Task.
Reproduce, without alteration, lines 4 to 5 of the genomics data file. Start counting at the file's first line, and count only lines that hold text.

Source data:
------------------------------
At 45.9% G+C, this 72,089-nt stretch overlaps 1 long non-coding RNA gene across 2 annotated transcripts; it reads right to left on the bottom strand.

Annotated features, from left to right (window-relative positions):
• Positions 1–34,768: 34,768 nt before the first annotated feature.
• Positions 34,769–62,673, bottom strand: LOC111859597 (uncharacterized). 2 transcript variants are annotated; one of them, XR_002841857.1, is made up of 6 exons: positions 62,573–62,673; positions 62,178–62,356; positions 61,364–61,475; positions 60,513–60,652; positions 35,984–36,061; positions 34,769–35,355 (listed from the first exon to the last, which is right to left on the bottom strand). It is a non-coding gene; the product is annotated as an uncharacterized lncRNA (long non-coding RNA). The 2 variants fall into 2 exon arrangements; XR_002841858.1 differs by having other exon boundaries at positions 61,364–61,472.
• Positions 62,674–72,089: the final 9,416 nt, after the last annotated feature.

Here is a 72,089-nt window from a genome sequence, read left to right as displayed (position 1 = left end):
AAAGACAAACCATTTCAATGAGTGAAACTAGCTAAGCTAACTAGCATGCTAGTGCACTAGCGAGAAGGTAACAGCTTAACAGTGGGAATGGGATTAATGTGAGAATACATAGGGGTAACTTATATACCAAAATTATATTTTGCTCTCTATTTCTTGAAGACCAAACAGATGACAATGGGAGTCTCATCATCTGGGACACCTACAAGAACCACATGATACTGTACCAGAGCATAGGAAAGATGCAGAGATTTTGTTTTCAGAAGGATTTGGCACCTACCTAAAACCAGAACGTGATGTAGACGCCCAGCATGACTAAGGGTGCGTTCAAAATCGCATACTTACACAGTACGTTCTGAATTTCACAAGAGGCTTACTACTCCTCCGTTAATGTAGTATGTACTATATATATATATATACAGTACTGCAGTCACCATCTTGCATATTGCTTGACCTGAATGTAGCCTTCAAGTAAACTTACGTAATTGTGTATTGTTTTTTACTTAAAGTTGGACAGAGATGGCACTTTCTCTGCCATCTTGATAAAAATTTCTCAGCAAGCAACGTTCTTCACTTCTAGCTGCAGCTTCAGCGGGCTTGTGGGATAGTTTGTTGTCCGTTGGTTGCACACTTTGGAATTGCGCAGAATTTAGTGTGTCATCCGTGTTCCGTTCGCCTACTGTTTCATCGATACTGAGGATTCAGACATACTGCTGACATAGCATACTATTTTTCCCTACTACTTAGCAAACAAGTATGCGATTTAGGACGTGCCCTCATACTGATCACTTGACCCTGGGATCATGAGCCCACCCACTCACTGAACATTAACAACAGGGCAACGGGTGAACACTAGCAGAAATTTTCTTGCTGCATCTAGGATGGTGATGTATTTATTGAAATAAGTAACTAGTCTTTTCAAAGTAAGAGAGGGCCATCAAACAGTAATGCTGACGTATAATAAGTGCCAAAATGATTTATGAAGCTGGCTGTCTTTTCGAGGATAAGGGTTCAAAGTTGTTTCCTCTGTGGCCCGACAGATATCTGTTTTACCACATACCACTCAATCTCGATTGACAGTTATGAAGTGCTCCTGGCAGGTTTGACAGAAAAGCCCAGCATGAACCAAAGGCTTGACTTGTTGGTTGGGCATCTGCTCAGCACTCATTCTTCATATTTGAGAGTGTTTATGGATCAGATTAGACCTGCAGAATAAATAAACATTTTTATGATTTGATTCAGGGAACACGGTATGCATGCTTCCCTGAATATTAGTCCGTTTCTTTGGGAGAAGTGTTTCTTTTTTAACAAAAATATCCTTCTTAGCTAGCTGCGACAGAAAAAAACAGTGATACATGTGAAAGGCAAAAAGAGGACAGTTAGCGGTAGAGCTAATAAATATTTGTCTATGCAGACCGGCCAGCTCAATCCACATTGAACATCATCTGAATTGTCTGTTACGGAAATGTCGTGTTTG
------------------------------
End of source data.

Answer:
• Positions 34,769–62,673, bottom strand: LOC111859597 (uncharacterized). 2 transcript variants are annotated; one of them, XR_002841857.1, is made up of 6 exons: positions 62,573–62,673; positions 62,178–62,356; positions 61,364–61,475; positions 60,513–60,652; positions 35,984–36,061; positions 34,769–35,355 (listed from the first exon to the last, which is right to left on the bottom strand). It is a non-coding gene; the product is annotated as an uncharacterized lncRNA (long non-coding RNA). The 2 variants fall into 2 exon arrangements; XR_002841858.1 differs by having other exon boundaries at positions 61,364–61,472.
• Positions 62,674–72,089: the final 9,416 nt, after the last annotated feature.